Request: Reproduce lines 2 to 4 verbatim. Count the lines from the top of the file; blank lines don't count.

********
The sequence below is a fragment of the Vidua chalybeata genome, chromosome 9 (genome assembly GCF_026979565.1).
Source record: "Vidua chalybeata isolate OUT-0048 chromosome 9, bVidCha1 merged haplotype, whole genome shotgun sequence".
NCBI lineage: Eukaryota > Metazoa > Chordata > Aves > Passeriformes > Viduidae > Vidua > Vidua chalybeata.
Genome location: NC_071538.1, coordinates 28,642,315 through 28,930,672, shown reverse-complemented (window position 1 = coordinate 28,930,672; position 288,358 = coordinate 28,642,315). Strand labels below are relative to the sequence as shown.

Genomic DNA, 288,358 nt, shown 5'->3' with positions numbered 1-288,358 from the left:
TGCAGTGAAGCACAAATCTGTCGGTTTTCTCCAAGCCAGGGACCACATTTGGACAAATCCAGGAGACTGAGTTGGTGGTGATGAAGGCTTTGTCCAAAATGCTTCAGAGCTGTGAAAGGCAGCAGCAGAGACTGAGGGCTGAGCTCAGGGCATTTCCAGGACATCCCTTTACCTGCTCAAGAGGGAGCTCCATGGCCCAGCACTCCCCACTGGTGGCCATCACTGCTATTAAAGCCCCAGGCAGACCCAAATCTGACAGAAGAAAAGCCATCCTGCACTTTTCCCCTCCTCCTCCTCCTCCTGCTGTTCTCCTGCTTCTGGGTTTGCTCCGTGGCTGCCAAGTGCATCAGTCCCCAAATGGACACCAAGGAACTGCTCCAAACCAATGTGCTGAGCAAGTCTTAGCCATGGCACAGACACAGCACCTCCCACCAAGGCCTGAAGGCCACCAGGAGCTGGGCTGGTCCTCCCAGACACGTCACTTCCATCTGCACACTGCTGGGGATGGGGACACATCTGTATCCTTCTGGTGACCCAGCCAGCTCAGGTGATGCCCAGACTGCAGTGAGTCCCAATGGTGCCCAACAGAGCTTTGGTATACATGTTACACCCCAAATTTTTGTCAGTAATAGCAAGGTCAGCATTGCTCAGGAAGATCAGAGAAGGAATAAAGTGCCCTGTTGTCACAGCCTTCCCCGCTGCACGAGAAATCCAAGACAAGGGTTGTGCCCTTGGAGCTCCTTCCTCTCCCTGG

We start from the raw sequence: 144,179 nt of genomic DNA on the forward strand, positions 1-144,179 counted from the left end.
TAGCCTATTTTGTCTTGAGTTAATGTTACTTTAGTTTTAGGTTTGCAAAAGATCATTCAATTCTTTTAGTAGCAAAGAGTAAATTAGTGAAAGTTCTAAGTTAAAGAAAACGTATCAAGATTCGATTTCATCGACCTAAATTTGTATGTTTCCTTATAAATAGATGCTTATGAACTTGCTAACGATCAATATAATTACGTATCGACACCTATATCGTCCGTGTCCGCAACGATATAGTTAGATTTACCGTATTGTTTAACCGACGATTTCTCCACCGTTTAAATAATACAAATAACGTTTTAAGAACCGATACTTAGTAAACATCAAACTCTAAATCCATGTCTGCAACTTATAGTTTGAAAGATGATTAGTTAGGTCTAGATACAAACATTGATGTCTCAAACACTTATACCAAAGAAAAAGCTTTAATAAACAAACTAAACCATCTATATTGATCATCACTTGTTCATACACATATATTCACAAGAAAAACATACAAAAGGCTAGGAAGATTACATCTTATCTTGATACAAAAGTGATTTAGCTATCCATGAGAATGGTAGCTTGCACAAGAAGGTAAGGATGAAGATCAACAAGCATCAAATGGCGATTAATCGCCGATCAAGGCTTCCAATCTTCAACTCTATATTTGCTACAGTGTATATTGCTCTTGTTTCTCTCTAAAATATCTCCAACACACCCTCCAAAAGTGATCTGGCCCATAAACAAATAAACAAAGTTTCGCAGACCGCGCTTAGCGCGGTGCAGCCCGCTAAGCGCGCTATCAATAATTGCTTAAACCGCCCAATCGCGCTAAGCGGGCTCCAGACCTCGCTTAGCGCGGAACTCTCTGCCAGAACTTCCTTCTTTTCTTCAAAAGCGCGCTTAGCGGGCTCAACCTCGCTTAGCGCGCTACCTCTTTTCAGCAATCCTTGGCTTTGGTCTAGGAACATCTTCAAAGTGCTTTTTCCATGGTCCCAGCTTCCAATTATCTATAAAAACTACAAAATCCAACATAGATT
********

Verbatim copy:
Source record: "Vidua chalybeata isolate OUT-0048 chromosome 9, bVidCha1 merged haplotype, whole genome shotgun sequence".
NCBI lineage: Eukaryota > Metazoa > Chordata > Aves > Passeriformes > Viduidae > Vidua > Vidua chalybeata.
Genome location: NC_071538.1, coordinates 28,642,315 through 28,930,672, shown reverse-complemented (window position 1 = coordinate 28,930,672; position 288,358 = coordinate 28,642,315). Strand labels below are relative to the sequence as shown.